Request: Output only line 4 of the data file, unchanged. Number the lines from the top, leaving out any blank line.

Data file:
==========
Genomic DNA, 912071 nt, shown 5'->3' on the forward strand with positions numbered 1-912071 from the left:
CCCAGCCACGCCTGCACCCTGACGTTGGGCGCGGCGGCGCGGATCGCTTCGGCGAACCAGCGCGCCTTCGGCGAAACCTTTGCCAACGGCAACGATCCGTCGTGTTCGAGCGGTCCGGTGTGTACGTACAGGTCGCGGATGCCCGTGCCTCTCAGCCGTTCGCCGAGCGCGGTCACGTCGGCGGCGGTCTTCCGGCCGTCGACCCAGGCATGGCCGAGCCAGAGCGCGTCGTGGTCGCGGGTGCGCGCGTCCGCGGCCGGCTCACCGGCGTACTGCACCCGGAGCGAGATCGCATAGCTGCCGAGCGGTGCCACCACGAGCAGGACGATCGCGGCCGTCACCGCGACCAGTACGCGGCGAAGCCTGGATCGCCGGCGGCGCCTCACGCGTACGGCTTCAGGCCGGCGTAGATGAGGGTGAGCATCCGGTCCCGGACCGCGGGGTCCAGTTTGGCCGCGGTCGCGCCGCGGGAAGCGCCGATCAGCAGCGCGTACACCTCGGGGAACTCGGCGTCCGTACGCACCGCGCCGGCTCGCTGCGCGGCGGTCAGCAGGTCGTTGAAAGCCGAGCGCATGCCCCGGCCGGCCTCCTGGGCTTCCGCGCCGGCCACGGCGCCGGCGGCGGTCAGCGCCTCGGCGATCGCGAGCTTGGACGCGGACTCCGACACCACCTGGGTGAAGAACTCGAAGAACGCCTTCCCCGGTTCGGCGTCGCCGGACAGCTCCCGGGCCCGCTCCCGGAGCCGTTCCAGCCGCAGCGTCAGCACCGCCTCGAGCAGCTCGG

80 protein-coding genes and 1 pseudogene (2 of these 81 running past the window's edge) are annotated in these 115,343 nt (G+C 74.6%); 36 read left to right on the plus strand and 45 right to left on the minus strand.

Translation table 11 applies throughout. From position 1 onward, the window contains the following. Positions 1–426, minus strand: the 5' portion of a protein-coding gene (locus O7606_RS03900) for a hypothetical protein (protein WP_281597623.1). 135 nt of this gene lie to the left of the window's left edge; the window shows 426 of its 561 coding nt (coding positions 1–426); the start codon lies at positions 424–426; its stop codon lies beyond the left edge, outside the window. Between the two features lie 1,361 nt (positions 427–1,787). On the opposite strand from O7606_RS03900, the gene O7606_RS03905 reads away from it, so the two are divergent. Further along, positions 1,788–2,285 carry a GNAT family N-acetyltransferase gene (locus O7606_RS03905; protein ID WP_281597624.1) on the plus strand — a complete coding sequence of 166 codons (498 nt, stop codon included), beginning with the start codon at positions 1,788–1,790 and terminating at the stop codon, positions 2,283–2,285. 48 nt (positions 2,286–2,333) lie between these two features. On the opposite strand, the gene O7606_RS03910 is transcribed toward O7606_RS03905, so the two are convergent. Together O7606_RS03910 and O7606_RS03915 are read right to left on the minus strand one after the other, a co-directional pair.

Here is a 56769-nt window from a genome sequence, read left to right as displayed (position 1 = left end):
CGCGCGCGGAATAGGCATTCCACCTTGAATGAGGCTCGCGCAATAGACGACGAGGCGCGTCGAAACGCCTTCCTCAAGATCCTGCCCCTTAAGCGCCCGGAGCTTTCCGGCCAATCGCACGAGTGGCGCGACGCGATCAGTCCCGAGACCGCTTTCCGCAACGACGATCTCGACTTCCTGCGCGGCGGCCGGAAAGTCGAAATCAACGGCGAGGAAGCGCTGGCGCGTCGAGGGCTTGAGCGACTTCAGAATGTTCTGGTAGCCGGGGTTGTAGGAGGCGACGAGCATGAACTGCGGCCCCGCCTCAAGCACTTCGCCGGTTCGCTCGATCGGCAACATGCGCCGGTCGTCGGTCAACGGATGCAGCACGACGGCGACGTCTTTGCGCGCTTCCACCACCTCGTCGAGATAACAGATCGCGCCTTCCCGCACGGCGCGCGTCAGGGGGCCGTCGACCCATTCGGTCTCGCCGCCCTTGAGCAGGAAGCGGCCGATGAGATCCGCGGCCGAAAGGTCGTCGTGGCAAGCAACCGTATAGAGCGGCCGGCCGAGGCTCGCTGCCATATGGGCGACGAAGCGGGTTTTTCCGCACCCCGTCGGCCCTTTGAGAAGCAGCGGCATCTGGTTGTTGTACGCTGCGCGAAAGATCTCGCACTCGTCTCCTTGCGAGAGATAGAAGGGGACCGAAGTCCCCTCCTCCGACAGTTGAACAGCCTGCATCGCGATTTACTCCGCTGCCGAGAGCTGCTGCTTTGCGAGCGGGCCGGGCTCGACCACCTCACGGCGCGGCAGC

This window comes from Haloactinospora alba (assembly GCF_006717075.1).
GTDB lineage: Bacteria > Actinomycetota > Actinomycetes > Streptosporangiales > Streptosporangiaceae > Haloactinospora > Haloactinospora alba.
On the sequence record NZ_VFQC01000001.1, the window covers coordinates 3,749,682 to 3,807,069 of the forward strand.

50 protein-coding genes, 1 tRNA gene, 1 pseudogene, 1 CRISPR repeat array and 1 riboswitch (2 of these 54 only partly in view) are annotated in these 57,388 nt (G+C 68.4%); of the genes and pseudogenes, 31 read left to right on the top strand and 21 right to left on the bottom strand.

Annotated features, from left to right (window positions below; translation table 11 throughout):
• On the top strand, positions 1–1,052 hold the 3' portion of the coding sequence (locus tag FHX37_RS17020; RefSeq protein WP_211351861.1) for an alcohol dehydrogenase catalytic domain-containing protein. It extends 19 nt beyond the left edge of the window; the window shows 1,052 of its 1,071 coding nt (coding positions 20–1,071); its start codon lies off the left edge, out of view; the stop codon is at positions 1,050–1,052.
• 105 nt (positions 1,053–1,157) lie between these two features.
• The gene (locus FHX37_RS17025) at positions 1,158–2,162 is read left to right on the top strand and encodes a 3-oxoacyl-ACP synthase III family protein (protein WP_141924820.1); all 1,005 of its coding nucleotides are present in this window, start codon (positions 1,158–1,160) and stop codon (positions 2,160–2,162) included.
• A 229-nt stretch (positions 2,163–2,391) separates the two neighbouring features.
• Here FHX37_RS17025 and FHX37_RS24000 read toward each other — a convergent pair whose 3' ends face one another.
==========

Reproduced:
Translation table 11 applies throughout. From position 1 onward, the window contains the following. Positions 1–426, minus strand: the 5' portion of a protein-coding gene (locus O7606_RS03900) for a hypothetical protein (protein WP_281597623.1). 135 nt of this gene lie to the left of the window's left edge; the window shows 426 of its 561 coding nt (coding positions 1–426); the start codon lies at positions 424–426; its stop codon lies beyond the left edge, outside the window. Between the two features lie 1,361 nt (positions 427–1,787). On the opposite strand from O7606_RS03900, the gene O7606_RS03905 reads away from it, so the two are divergent. Further along, positions 1,788–2,285 carry a GNAT family N-acetyltransferase gene (locus O7606_RS03905; protein ID WP_281597624.1) on the plus strand — a complete coding sequence of 166 codons (498 nt, stop codon included), beginning with the start codon at positions 1,788–1,790 and terminating at the stop codon, positions 2,283–2,285. 48 nt (positions 2,286–2,333) lie between these two features. On the opposite strand, the gene O7606_RS03910 is transcribed toward O7606_RS03905, so the two are convergent. Together O7606_RS03910 and O7606_RS03915 are read right to left on the minus strand one after the other, a co-directional pair.